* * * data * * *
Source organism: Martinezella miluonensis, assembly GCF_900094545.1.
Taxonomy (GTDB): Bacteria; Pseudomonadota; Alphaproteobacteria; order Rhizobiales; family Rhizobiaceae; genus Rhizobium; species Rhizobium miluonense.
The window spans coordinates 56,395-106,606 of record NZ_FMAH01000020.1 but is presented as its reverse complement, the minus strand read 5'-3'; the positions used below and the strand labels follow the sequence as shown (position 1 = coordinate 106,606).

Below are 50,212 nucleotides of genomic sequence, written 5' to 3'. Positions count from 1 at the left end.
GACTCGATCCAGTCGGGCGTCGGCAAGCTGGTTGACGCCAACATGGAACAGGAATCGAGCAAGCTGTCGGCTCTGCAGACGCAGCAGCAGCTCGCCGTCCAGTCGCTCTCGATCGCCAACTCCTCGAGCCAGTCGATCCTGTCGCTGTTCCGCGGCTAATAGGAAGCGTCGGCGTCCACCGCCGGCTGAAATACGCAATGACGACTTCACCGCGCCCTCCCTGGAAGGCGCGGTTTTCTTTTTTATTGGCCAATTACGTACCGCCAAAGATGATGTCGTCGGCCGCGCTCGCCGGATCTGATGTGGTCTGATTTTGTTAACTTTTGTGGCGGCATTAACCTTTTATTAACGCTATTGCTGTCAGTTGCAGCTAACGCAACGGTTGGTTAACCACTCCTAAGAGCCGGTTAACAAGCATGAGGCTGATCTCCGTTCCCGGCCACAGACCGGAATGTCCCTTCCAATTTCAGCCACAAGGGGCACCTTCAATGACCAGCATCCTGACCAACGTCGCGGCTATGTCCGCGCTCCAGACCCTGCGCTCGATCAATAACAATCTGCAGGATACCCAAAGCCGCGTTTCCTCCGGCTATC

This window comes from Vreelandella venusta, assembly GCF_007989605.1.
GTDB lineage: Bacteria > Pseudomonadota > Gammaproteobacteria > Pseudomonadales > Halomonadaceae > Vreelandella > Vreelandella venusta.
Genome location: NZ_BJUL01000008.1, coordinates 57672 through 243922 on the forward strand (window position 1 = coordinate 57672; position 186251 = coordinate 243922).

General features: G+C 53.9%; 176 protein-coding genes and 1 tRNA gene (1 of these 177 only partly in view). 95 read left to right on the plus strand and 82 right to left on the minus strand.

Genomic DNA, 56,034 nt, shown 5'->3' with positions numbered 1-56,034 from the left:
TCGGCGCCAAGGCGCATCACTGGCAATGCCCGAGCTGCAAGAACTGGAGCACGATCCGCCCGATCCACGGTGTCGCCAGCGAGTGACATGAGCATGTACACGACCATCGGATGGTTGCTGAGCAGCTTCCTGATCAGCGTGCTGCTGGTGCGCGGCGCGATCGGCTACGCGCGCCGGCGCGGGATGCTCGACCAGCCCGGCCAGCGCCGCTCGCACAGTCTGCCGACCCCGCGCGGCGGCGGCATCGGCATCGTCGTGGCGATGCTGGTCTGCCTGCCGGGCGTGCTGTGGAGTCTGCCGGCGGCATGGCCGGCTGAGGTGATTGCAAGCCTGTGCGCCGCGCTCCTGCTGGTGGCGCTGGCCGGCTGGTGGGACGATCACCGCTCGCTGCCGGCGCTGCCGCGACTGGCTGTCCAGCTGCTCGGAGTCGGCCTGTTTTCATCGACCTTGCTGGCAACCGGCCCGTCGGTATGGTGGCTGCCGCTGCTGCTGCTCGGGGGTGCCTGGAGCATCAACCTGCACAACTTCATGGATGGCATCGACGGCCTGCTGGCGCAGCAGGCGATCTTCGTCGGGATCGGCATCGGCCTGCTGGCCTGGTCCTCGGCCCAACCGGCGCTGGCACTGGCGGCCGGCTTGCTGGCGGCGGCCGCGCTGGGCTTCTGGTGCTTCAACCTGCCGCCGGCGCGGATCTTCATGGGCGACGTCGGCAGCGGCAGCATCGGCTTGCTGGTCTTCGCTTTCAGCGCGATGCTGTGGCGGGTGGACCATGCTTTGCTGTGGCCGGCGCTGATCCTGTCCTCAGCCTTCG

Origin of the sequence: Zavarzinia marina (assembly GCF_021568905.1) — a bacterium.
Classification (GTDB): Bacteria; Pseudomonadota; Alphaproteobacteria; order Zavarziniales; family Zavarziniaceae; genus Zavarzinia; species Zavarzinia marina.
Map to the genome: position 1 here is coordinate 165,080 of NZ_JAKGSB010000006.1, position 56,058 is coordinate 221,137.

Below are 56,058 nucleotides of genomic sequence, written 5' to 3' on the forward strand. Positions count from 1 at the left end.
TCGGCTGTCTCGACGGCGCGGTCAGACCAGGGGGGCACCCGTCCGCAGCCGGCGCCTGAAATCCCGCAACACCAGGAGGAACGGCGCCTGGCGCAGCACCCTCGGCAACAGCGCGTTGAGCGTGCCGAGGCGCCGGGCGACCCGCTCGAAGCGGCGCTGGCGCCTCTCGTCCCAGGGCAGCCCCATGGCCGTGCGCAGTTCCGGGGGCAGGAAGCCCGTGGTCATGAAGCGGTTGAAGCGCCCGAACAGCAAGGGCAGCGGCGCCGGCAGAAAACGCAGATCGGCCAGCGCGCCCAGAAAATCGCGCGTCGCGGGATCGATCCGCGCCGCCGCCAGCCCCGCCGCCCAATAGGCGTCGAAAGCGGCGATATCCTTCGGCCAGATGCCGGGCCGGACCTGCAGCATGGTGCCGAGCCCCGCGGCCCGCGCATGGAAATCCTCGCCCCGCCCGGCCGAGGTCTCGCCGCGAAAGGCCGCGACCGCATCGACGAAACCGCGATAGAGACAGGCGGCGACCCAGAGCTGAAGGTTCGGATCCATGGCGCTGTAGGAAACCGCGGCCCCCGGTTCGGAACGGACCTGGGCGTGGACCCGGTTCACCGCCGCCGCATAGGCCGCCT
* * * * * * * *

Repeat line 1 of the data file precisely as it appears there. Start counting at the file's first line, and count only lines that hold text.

Source organism: Martinezella miluonensis, assembly GCF_900094545.1.